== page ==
South African HIV/Aids research pioneer Glenda Gray on 2017 Time’s 100 Most Influential list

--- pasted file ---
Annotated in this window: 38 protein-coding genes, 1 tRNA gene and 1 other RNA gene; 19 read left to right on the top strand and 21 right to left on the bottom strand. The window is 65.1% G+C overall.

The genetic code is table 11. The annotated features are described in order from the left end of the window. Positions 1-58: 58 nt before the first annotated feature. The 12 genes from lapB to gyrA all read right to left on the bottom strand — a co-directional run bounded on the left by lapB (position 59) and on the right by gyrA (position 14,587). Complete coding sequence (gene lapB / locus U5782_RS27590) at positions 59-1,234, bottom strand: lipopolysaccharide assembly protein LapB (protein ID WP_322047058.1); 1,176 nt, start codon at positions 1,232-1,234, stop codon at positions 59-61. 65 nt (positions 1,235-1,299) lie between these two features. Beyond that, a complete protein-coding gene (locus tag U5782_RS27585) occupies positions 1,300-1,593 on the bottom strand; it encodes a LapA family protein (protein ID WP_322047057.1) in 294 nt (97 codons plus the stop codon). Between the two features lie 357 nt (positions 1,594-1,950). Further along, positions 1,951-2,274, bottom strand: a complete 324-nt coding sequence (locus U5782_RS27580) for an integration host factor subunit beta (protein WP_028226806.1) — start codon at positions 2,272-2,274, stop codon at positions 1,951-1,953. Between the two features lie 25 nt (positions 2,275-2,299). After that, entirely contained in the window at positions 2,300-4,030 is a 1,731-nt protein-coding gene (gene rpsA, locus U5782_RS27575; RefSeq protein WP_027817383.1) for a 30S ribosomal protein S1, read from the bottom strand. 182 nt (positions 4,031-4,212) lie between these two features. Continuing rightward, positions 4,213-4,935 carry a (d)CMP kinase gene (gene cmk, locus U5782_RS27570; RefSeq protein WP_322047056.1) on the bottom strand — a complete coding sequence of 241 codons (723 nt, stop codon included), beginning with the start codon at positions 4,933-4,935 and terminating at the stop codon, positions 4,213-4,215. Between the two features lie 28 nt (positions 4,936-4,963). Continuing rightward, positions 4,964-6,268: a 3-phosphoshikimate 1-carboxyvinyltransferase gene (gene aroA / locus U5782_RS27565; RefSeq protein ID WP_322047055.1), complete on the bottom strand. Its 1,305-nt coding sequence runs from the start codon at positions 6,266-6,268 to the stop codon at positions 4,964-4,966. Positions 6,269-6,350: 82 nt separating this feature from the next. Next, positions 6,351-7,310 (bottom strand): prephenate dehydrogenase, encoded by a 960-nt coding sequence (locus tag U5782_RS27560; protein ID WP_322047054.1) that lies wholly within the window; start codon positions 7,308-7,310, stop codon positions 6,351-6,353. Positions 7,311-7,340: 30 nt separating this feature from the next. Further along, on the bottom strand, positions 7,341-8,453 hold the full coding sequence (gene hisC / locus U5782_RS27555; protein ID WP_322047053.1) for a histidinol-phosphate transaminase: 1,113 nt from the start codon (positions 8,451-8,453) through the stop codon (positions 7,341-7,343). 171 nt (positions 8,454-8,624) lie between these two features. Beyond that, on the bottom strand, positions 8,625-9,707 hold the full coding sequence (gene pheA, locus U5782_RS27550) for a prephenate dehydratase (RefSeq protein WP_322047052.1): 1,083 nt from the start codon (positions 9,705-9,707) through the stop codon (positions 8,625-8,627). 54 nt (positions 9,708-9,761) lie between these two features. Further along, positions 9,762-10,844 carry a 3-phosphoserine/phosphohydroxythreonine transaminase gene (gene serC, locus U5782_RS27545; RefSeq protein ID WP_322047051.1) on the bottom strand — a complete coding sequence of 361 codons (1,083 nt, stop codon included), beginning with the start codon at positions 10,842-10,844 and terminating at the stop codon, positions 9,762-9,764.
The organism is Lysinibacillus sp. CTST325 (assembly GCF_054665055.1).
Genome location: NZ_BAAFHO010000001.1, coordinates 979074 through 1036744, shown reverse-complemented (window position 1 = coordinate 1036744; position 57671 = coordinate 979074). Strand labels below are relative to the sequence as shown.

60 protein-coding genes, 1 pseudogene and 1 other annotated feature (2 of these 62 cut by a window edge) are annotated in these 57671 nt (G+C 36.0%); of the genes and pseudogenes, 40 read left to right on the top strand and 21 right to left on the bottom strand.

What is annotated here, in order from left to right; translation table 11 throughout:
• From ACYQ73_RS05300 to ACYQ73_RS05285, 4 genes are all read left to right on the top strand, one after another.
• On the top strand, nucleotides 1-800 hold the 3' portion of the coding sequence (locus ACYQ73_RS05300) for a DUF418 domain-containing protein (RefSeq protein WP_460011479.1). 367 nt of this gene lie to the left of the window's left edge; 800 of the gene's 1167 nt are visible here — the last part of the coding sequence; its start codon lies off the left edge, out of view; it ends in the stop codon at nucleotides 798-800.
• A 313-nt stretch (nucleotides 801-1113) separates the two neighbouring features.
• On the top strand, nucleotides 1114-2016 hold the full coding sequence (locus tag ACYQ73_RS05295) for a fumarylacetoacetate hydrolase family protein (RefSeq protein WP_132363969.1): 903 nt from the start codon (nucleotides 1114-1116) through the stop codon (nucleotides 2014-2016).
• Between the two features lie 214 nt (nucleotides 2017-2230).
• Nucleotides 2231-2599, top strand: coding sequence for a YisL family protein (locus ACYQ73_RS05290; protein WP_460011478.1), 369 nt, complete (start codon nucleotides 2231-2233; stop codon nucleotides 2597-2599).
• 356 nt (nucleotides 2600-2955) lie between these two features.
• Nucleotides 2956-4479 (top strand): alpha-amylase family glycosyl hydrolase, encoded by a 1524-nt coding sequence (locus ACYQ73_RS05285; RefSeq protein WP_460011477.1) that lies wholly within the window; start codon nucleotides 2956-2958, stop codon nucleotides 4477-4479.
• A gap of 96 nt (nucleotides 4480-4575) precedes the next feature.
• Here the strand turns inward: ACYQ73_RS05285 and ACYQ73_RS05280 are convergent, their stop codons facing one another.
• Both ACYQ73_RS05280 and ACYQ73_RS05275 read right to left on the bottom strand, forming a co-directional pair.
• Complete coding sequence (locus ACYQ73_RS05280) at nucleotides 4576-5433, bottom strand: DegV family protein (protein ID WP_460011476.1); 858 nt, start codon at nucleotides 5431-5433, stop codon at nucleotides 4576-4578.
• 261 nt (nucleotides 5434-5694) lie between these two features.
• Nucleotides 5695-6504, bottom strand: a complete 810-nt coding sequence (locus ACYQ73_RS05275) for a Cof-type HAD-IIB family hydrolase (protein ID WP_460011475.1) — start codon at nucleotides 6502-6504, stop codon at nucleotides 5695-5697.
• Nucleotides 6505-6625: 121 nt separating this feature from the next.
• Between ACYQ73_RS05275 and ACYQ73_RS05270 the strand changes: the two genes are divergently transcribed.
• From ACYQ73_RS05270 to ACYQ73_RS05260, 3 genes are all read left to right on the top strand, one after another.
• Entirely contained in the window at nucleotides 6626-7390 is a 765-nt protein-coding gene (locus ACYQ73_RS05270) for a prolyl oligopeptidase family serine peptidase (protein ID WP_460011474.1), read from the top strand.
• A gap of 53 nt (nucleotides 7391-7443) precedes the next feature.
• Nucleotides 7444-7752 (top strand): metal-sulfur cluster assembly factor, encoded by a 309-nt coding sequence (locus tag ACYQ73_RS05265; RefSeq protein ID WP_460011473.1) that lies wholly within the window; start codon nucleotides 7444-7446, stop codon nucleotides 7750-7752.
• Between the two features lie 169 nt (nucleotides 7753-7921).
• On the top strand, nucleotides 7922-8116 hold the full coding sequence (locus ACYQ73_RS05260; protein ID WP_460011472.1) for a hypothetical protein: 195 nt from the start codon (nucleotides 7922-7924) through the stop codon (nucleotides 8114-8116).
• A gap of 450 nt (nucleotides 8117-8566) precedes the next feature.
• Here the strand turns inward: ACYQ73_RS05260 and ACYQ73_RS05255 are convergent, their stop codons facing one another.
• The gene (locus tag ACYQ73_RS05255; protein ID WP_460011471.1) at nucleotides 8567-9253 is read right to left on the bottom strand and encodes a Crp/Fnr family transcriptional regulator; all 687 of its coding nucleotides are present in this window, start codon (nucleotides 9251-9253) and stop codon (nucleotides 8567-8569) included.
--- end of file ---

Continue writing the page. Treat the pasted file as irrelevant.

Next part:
first_imgDr Glenda Gray, the pioneering medical researcher, who specialises in the search for a vaccine for HIV/Aids, is the only South African to be selected as one of Time magazine’s prestigious 100 most influential people in 2017.Dr Glenda Gray, selected as one of 2017’s Most Influential people by Time magazine, is a pioneering medical researcher dedicated to finding an HIV vaccine. Gray has been at the forefront of HIV/Aids treatment and advocacy in South Africa for more than 30 years. (Image: South African Medical Research Council)CD AndersonDr Glenda Gray joins previous South African Time100ers such as comedian Trevor Noah, former Public Protector Thuli Madonsela and tech entrepreneur Elon Musk. This year’s list includes US presidential adviser Ivanka Trump, Russian President Vladimir Putin, humanitarian Melinda Gates and singer Kendrick Lamar.Gray is the president and CEO of the South African Medical Research Council (SMRC), and also leads a group of internationally acclaimed medical researchers giving hope to people living with HIV/Aids. Its landmark contribution is the development and implementation of a pioneering HIV vaccine efficacy trial that has been running over the past seven years.This programme seeks to develop an effective and affordable HIV vaccine regimen in South Africa that, if successful, could be the first HIV vaccine to be licensed globally.Speaking to News24 about her work, Gray says: “I [believe] if we find a solution to HIV, we will find it in South Africa. As a county we have come a long way with many breakthroughs over the years.”In the Time profile, editor Siobhan O’Conner calls Gray a dedicated and passionate pioneer, and highlights her research that led to a dramatic drop in mother-to-child HIV transmission and babies born with the virus — from 600,000 a year to 150,000. Part of Gray’s leadership in ongoing research and medical trials is the development of an early infant inoculation system.“[Gray’s] ongoing HIV vaccine study is the largest of its kind ever conducted in South Africa, and with it, Gray is once again doing her part to make sure that the science of HIV — and the conversation around it — never stops evolving,” writes O’Conner.The doctor’s courageous drive and fearlessness in questioning the status quo was, according to her official SMRC biography, developed by her tireless work in fighting against apartheid. During the 1980s Gray was at the forefront of calling for the desegregation of the country’s hospitals and allowing access to medical treatment for all South Africans. After 1994, Gray worked closely with Nelson Mandela’s first democratic government in tackling the growing HIV/Aids problem.She founded South Africa’s first perinatal HIV clinic in 1993, offering testing and counselling facilities for pregnant women in townships. The clinic, together with the University of the Witwatersrand, was also at the forefront of HIV/Aids research. Later, Gray campaigned vigorously for cost-effective HIV treatments for developing countries.In 2001, Gray and others helped to form the Treatment Action Campaign (TAC), which fought tirelessly for the distribution of treatment to HIV-positive pregnant women in South Africa. In 2002, alongside her colleague Dr James McIntyre, she received the Nelson Mandela Health and Human Rights Award for their research. In presenting the award to Gray and her team, Mandela recognised that “beyond doubt and argument” that giving drugs to pregnant women was central to the fight against HIV/Aids.In 2003, Gray and McIntyre were honoured with a Heroes in Medicine Award by the International Association of Physicians in Aids Care.She was also awarded South Africa’s highest national honour, the Order of Mapungubwe (Silver) in 2013 for both her activism during apartheid and her pioneering medical research.While the work of the TAC with the South African government has enabled more than 2 million South Africans with HIV/Aids to receive treatment, Gray has refocused her research efforts on developing effective vaccines for the virus, particular for enabling infected mothers to be able to breastfeed infants. Her current work is focusing on developing a vaccine that works for adults and children.“Once we find a vaccine that works, and we put it to infants, I would have completed my cycle, my journey,” she said. “I want to be part of that team that finds an HIV vaccine. I believe we will find it.”Regarding the Time 100 honour, Gray paid tribute to those around her who had been part of the trailblazing work, telling News24 on 21 April 2017: “I wouldn’t be here if it weren’t for my team and the people I work with. So, it’s not just about me, I happen to represent a team that very much deserves this as much as I do… we can’t rest. We will find a solution. I might symbolise hope and passion, but it is the hard work of a whole team of people that will ultimately make a difference.”For a full timeline of the life and work of Dr Glenda Gray, read this 2014 profile.Source: News24, South African Medical Research Council, Wikipedia Would you like to use this article in your publication or on your website? See Using Brand South Africa material.last_img read more